#1
Hello, Ive been playing guitar for about 14 months now and although i believe im a pretty good player, i would like to take my playing to the next level. I can sit down with a metronome and analyse my technique and tweak it but i feel that sitting down with a professional would strongly help my playing.

I wondering if anybody could give me an insight into how taking lessons helped them and how they could benefit me.

I will probably be taking lessons from a guy called des sherwood who was considered to be ozzy osbournes guitarist at one point.

http://www.dessherwood.co.uk/


So yes, if anyone has any advice, opinions etc about lessons then please type away.
#2
Don't know who that is, but I still say you should do it. He seems a little full of himself on his website, but hell, Yngwie is pretty full of himself too. :P

You could learn a lot from a teacher. Just make sure his pricing isn't ridiculous.
#3
Quote by Cloudeater7
Don't know who that is, but I still say you should do it. He seems a little full of himself on his website, but hell, Yngwie is pretty full of himself too. :P

You could learn a lot from a teacher. Just make sure his pricing isn't ridiculous.


He only charges £20 an hour
#4
Quote by mrbabo91
He only charges £20 an hour


Based on the prices here in Southern California, that is a pretty good deal, haha. Most I have seen around my area charge $60/hour (42ish euros?). I say give it a shot!
#5
I went to free lessons from a session guitarist friend when I first started guitar for about 6 months until I moved away and boy was it a great grounding and advanced me heaps. It also changed the way I played and my attitude. Like it helps with all the little things you wouldn't normally think about. I would highly recommend lessons to advance your playing.
#6
You should've started with a tutor, but better late than never. I unhesitatingly say "Do it!". Even if he is a bit of arrogant tool, he probably knows what he's doing. Worst case scenario, he doesn't teach anything guitar-related but you learn what to look for in a teacher and how to not be a terrible person. Win-win all-round.
Quote by SonOfPest
Its the Lydian mode; formed in Eastern Arabia when the Persians invaded England.


Quote by Blind In 1 Ear
try the sexolydian scale.
#7
Take lessons.

Look, if you don't feel like you're getting much out of them, then you can stop taking them for a while.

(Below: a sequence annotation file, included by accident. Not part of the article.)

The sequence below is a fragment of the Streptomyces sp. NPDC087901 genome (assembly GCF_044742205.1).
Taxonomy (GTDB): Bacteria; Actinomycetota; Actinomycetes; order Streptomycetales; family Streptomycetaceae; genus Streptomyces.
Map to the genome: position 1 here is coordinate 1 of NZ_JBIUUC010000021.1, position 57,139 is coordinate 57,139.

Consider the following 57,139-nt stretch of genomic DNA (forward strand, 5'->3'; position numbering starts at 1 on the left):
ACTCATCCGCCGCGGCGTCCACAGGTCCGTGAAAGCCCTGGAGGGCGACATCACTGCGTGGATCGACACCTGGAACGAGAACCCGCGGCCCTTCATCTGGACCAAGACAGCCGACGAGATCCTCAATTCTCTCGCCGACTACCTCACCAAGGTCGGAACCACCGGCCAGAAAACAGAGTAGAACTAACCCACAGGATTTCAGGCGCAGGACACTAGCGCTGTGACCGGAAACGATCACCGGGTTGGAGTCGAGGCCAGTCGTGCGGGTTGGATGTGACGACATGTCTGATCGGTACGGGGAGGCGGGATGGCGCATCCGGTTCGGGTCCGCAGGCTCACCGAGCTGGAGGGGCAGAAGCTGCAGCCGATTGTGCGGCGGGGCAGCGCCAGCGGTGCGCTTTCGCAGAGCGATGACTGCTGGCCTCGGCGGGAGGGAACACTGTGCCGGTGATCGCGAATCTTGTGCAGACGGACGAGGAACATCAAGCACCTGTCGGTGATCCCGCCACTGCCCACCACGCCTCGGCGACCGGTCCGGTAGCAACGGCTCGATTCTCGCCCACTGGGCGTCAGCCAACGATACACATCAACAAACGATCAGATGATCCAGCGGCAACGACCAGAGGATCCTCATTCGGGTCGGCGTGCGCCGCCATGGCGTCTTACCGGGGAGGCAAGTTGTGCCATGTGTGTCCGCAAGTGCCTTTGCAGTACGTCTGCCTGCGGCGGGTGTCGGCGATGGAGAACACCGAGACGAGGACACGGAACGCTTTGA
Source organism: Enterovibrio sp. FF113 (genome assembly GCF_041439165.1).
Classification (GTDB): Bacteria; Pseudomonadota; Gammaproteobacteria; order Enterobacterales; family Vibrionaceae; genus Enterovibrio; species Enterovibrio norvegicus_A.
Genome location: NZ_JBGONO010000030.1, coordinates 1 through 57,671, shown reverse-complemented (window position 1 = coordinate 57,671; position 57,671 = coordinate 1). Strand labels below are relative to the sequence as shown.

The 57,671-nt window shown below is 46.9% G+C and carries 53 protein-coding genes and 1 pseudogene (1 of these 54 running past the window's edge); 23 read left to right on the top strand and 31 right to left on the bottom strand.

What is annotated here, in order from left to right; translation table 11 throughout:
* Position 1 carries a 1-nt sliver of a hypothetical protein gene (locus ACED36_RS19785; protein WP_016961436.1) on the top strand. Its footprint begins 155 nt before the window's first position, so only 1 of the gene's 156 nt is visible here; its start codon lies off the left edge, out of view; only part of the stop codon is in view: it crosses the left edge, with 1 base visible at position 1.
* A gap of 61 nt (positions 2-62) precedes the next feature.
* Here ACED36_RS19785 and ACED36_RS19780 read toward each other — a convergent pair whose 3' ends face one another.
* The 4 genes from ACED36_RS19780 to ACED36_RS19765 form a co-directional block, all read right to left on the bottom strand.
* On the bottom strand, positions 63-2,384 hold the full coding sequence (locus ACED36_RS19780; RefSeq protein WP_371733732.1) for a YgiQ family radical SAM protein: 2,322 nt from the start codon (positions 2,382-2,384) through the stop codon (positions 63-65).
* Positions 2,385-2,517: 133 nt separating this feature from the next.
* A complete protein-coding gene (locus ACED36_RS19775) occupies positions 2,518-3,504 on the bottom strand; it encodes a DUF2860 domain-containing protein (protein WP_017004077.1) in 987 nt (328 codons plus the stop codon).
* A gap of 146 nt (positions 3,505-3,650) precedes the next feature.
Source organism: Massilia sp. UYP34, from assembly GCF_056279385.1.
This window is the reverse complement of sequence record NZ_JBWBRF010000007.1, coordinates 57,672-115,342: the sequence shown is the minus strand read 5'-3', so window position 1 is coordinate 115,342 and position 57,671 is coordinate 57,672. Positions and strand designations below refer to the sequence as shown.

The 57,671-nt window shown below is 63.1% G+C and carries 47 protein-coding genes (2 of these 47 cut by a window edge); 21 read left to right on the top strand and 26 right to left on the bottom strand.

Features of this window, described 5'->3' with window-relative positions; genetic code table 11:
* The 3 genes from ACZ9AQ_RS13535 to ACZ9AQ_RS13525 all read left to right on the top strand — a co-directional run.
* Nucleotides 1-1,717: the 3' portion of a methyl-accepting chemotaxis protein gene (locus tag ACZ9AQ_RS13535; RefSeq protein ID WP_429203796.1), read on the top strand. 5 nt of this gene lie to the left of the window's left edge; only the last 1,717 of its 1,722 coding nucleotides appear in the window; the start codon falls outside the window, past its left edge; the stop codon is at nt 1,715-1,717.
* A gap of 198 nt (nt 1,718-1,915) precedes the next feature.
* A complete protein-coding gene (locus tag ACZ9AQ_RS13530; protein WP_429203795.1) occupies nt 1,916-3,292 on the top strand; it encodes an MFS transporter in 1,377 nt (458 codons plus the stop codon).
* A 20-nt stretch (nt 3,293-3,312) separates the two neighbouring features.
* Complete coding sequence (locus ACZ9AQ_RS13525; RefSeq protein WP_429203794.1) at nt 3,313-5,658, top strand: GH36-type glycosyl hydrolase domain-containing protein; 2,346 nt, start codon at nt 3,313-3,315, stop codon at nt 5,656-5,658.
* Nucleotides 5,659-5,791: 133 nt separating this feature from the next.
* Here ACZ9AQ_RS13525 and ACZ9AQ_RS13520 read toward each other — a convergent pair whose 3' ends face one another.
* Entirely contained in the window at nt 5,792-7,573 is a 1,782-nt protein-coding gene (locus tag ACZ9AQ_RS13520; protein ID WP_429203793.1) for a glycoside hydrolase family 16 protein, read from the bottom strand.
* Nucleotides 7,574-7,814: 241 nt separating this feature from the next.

#8
Quote by Cloudeater7
Don't know who that is, but I still say you should do it. He seems a little full of himself on his website, but hell, Yngwie is pretty full of himself too. :P

Yngwie also completely sucks at teaching guitar, which means being a good musician/guitarist does not equal being a good teacher.

Anyways the only way to know whether or not he is the teacher for you is to give him a try for a few lessons and see what it feels like. I would never really trust anyone's site when looking for a product or service, as they will always try to sell their product/service to you above all other things. Do you know anyone personally that has had lessons from him?

Also, it's never too late to get lessons, whether you are a beginner starting out, or an intermediate player wanting to get better. I think the only thing lessons can do to you is make you a better musician/guitarist. In fact, Randy Rhoads himself was still taking lessons from other people while he was on tour in his early days, because he was afraid of not progressing everyday, IIRC.

I would say do it, he seems reasonable, and seems perfectly qualified, even as a teacher (but then again I wouldn't really trust his site). If his teaching style is not for you, then just quit his lessons and find someone else. Good luck.
Last edited by zincabopataurio at Aug 11, 2011,
#9
60$ and hour??? my dude charges 15 although i havent learned anything from him except sight reading which he didnt really show me. Ive learned everything myself pretty much so it really depends on the teacher.
#10
I went to a guitar teacher after playing for 10months.
He only charged $20 (Australian) an hour. At the time i only wanted to learn metal, but he taught me a lot of classical techniques (fingerpicking, chords etc etc) and i thank him hugely for it because i now love classical music and it takes a big majority of my playing style. I stopped going after 2months or so because he felt there wasn't any more he could teach me that i wouldn't be able to learn by myself.